I hear your point Tom. I think perhaps what I’m trying to say is that so much of the time, just giving others the chance to speak their side, their truth, has a lot to do with removing tensions. Acknowledging that this is true for YOU, for example, doesn’t mean we agree. It mean that I recognize your right to have a take. That said, there could still be a long way to go to get to any kind of agreement. What I’ve found is that people get so angry because they are constantly either dismissed, ignored, or made to feel stupid or wrong. That only entrenches folks. When space is given to hear someone out, which is to me just a courtesy, allows for cards to be placed on the table. What I think drives so many folks nuts is to be summarily dismissed as stupid, or a moron, or whatever the latest insult happens to be. I agree that at some point you have to take that stand. My sense is that by being willing to hear others out, by acknowledging their right to their viewpoint, it takes so much of the anger away. I have no idea if I’m right but it’s what I’ve seen happen even when I am discussing extremely hot issues with people. They simply want to know: did I listen? Did I understand? Did I hear them? And having gotten that acknowledgement, that goes a very long way towards creating discussion. I often don’t agree in the slightest. But my willingness to hear, to listen, and to get out of the role of making someone wrong, often creates a wholly different environment that moves from shouting match to at least the beginning of an exploration.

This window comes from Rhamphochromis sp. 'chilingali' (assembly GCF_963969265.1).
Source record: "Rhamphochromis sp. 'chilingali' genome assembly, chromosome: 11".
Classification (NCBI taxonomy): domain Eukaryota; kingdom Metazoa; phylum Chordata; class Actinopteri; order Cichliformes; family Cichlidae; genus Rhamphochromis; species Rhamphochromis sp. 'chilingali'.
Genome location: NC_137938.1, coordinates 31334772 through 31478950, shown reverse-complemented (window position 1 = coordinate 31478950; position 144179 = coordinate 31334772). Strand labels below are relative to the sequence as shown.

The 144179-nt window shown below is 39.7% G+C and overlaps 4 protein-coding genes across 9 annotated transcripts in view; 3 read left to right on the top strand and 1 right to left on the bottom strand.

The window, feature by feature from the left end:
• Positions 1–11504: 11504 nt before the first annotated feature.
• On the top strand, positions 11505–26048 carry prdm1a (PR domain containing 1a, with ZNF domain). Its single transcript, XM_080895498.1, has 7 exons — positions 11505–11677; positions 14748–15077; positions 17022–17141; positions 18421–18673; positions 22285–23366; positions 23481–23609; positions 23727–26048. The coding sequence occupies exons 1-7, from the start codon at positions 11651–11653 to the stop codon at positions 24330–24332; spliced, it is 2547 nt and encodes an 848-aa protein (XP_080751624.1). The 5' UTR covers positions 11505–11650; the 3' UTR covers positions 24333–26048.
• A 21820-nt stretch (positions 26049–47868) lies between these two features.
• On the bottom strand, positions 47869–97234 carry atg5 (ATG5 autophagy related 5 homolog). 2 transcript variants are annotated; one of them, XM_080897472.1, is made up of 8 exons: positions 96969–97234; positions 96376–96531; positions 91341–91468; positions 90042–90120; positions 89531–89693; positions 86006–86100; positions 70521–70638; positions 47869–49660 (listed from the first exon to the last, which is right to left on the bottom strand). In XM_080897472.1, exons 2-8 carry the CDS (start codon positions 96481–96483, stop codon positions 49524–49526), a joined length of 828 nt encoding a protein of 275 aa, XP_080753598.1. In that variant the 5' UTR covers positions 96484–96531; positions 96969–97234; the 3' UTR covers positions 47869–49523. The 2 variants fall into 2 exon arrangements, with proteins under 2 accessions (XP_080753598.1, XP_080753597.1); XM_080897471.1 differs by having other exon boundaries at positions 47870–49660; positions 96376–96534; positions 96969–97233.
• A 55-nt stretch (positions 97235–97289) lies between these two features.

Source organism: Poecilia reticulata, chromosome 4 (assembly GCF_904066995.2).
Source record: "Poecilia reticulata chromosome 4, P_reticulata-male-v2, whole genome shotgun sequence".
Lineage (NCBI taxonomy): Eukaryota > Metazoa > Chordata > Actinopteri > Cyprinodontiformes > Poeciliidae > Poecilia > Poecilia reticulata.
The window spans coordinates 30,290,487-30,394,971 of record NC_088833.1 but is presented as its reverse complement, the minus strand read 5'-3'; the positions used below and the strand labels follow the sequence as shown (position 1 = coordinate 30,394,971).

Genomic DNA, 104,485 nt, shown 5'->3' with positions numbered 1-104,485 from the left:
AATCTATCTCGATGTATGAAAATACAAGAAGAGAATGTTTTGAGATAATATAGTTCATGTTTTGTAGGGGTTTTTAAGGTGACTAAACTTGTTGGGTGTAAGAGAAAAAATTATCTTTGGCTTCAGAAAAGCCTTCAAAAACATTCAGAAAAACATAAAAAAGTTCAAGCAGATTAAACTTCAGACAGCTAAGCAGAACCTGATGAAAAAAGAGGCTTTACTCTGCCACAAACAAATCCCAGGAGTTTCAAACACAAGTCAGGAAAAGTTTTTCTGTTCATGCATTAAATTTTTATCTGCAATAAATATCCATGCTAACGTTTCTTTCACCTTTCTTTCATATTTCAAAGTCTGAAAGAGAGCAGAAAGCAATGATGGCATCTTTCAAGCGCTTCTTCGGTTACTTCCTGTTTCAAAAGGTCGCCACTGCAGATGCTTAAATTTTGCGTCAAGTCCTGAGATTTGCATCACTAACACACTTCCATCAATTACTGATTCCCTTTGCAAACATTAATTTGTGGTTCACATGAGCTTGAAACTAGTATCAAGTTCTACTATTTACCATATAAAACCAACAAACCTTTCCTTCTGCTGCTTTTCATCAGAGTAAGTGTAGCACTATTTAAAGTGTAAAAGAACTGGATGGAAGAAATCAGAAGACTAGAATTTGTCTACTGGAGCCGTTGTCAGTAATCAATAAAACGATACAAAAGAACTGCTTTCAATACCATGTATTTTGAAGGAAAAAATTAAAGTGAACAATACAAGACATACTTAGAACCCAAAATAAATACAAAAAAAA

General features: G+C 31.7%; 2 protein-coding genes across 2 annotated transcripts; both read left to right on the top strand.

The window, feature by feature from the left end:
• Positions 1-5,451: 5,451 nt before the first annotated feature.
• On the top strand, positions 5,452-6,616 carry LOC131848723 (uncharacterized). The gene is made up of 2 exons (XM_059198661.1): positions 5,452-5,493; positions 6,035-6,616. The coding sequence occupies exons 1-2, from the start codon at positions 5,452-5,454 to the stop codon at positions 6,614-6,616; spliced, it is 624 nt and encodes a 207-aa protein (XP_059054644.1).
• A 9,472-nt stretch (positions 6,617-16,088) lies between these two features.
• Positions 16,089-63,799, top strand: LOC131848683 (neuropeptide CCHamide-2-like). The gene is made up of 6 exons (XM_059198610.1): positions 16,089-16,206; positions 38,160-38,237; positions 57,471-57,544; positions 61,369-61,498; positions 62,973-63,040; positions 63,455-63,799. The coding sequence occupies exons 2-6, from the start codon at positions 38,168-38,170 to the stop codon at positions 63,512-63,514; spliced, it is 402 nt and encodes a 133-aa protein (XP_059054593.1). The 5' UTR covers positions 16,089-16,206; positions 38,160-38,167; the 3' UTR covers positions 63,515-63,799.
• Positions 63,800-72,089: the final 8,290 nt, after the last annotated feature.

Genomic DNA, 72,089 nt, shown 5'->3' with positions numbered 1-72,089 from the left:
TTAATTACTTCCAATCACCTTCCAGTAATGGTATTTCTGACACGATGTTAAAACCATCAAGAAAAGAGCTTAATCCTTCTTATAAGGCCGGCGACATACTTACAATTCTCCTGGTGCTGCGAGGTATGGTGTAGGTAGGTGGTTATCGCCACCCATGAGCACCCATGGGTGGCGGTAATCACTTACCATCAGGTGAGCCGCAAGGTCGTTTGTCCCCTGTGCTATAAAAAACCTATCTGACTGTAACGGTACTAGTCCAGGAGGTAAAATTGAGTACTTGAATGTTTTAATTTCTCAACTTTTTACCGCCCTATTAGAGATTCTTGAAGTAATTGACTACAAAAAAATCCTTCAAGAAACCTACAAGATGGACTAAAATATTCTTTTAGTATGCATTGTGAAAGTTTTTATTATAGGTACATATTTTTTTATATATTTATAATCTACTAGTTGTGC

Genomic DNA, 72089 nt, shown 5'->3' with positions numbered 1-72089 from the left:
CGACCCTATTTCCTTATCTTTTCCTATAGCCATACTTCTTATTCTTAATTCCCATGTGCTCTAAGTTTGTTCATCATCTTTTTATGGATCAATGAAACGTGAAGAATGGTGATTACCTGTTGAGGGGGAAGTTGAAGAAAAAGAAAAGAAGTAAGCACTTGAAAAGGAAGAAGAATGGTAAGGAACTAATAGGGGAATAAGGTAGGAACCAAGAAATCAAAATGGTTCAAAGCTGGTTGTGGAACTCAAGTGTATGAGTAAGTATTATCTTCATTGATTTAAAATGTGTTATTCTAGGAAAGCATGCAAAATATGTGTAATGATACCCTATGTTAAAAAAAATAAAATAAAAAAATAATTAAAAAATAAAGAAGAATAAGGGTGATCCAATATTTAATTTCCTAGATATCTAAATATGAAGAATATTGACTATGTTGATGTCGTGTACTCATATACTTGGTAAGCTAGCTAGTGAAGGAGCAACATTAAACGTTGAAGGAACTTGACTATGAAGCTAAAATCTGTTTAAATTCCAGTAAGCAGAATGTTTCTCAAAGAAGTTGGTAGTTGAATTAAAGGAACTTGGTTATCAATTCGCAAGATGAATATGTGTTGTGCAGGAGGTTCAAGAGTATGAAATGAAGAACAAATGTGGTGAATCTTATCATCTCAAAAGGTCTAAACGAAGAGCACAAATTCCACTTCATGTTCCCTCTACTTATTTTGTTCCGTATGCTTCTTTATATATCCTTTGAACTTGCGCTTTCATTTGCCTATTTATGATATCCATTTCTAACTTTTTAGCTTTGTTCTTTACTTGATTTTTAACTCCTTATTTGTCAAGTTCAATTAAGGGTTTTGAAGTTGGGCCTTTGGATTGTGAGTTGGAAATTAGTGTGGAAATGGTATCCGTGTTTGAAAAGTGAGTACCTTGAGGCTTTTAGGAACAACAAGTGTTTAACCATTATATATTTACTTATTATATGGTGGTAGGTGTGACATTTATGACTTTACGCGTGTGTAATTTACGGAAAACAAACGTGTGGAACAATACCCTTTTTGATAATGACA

When it comes to international polices, sadly, I have to admit that without some might behind the policy they are a shell game. But thoughtful people do listen, they do take time, and even though you may have an iron fist you do wear a velvet glove so that you don’t have to use that force.
I spent some very eye-opening time at the Resistance Museum in Oslo, a friend is the director. It was quite an experience to see what the Norwegians did to resist the Nazis. I think we know so very little of history, most of us, and that’s perhaps one of the reasons I so love traveling. What an eye-opener. Thanks as always for your comments.